Products & Reviews
Kinoma Player & Producer
Fri Dec 10, 2004 - 1:43 AM EST - By
Table of Contents
> Overview Kinoma Player EX Conclusion
Overview Along with the revolutionary iPod, Apple has used its iTunes program to introduce AAC to the world. Finally there is a program that not only plays AAC songs on Palm Powered devices but also plays MPEG-4 video as well. Together, Kinoma Producer & Kinoma Player EX are a good way to make your video files Treo-friendly and enjoy them when you travel.
Note: Although I used the Treo 650 for this review, the 600 is also supported. Also, Treo screenshots have been resized from 320x320 to 160x160 for web viewing.
First thing I needed was some movies. The primary purpose of the program is to reencode movies and audio files into a format suitable for the Treo. Both the Windows and Mac versions of Producer can import unprotected MPEG-1, MPEG-2, MPEG-4, MS-DVR, QuickTime, WMV, WMA, AVI, DV, DivX, MP3, AIFF, AU, and the Windows version can also convert many other DirectShow compatible formats. There are dropdown boxes for specifying which handheld you own. There are different settings for the Treo 600 and Treo 650, and even support for Handspring Visor models.
I wanted to test the Treo 650's capabilities, so I picked a few video files I had on my computer:
1984.mov -- the famous SuperBowl commercial
Britney Spears' Toxic music video -- karaeoke version (no I don't know all the words!)
NiagaraFalls.AVI -- a video I took with my Canon S50 digital camera while on vacation
A couple AAC songs from iTunes
You can either drag the files into the window when on the Files tab or click the Add Files button and browse to them directly. Producer will then display a thumbnail of the first frame of movies or a speaker icon for songs, along with the file name and length of time for each file.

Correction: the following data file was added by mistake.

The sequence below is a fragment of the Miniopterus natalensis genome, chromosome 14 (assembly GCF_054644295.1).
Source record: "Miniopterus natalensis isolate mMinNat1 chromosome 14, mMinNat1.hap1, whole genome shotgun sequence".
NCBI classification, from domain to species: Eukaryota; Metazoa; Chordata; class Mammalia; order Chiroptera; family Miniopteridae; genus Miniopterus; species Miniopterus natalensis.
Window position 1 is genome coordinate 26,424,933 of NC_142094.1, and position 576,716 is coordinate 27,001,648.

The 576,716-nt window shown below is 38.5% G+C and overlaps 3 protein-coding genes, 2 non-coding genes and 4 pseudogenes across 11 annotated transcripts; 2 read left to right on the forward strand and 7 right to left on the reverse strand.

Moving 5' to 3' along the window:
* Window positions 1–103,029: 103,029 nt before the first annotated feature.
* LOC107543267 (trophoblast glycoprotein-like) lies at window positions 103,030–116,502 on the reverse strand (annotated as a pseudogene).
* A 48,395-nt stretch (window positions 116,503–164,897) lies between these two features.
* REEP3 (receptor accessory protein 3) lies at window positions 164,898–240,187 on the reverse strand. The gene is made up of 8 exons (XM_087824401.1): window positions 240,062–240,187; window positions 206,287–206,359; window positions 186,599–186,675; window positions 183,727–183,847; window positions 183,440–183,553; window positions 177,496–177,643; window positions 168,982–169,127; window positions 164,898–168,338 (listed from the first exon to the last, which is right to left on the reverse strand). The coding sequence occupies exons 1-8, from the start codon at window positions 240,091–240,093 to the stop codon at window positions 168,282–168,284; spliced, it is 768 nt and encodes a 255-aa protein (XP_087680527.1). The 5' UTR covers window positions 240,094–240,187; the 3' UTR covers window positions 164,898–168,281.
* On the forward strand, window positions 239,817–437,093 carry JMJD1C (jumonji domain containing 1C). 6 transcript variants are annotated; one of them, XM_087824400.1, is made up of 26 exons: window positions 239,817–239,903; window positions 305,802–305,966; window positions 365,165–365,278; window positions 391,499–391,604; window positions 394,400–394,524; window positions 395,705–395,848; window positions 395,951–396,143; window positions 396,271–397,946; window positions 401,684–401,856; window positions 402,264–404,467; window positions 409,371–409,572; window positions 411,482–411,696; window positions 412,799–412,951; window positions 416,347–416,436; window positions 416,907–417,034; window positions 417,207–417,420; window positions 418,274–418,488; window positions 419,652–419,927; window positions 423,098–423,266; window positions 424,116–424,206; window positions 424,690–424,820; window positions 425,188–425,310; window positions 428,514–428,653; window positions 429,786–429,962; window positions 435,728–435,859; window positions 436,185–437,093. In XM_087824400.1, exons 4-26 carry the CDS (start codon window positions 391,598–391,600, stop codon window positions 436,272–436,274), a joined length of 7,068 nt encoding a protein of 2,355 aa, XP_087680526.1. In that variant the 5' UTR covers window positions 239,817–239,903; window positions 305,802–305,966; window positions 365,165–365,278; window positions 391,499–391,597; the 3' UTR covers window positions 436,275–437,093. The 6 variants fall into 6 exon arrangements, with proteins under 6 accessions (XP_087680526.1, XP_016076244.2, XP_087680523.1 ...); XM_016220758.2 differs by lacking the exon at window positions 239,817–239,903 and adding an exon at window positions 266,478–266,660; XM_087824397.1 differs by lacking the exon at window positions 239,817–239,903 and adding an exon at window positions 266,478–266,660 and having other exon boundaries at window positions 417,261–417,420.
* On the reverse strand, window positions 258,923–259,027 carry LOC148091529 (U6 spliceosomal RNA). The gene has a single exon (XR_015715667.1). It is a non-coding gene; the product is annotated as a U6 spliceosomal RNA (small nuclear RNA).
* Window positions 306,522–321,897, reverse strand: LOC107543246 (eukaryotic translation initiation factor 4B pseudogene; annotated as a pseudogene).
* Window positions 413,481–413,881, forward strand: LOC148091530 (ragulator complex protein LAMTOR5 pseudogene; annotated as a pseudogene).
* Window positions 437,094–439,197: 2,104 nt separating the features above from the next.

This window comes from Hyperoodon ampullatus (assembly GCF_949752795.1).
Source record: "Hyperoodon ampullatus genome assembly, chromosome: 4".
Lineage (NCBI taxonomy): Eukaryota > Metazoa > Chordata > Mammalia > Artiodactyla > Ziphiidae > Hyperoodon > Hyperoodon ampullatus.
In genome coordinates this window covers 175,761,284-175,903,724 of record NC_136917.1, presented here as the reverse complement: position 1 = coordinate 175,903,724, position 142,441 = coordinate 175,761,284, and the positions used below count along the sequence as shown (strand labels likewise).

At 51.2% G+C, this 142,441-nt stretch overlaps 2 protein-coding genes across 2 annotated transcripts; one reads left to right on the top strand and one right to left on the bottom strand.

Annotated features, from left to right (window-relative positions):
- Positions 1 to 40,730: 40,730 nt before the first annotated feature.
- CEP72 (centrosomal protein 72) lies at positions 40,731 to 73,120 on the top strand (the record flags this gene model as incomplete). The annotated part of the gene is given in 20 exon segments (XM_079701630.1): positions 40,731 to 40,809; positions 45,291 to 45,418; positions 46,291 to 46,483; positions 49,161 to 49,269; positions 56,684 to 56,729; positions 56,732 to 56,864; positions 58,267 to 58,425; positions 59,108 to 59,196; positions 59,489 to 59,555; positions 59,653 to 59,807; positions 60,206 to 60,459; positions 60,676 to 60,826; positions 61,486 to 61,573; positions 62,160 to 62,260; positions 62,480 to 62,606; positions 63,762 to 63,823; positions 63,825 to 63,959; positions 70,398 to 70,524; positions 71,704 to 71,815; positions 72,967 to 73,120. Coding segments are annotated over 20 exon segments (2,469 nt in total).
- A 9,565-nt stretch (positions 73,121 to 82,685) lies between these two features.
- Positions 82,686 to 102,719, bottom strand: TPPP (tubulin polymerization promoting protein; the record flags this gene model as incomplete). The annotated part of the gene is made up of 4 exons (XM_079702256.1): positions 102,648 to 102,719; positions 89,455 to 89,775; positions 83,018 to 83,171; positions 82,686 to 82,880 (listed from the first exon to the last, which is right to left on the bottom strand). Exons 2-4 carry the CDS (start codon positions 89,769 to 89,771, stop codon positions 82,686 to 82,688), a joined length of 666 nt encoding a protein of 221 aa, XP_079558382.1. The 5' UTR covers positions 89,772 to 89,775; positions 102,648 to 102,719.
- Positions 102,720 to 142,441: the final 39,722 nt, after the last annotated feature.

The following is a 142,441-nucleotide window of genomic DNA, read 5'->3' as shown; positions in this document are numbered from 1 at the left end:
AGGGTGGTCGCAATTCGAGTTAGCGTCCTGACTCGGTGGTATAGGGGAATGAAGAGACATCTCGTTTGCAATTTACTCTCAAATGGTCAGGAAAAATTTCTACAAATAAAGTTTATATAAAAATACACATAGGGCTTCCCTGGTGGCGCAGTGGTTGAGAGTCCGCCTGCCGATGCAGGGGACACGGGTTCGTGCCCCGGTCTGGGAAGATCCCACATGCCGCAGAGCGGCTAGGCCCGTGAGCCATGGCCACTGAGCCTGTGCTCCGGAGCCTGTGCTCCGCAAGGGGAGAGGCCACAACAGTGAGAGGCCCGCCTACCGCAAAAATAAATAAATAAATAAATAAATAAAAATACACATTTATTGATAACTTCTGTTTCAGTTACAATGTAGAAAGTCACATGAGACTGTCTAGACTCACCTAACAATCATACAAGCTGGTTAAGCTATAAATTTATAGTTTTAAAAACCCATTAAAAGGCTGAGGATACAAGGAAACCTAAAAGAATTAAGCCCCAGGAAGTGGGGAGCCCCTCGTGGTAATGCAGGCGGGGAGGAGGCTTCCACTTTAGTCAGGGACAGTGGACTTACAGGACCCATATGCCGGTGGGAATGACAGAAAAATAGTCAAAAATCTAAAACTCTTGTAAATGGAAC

Next specify where you want the new files to go. As these files can be quite large, I chose to export to HotSync with a destination of the SD card. Click Convert Files to complete the process. The conversion didn't take long at all, and the newly created files are much smaller in size than the originals. The 1984 commercial was 13.1MB before and 2 MB after; U2's "Mysterious Ways" AAC file was 4.8MB before and 1.5MB after conversion.
The best part about the files is that they are standard .mp4 files that can be played using Kinoma Player on the Treo or any desktop application (i.e. QuickTime) that can play MPEG-4 files.
If you go into the Audio & Video or Layout tabs, there are some advanced options, such as .mov or a proprietary Kinoma Movie format. Normal movie file defaults for the Treo 650 are MPEG-4 format at 15 FPS and 240 kbps bit rate. Normal audio file defaults are AAC Mono at 44.1 kHz with 48 kbps bitrate. You can customize these settings, but I was quite satisfied with the results when i played them on the Treo. A smaller bit rate will generate a smaller file but at a lower quality. Next Page: Kinoma Player EX >>
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Name Kinoma Player & Producer
Coupon Use "TreoCentral5" when ordering to save $5 until 12/24/04
Desktop Platform Mac or Windows >
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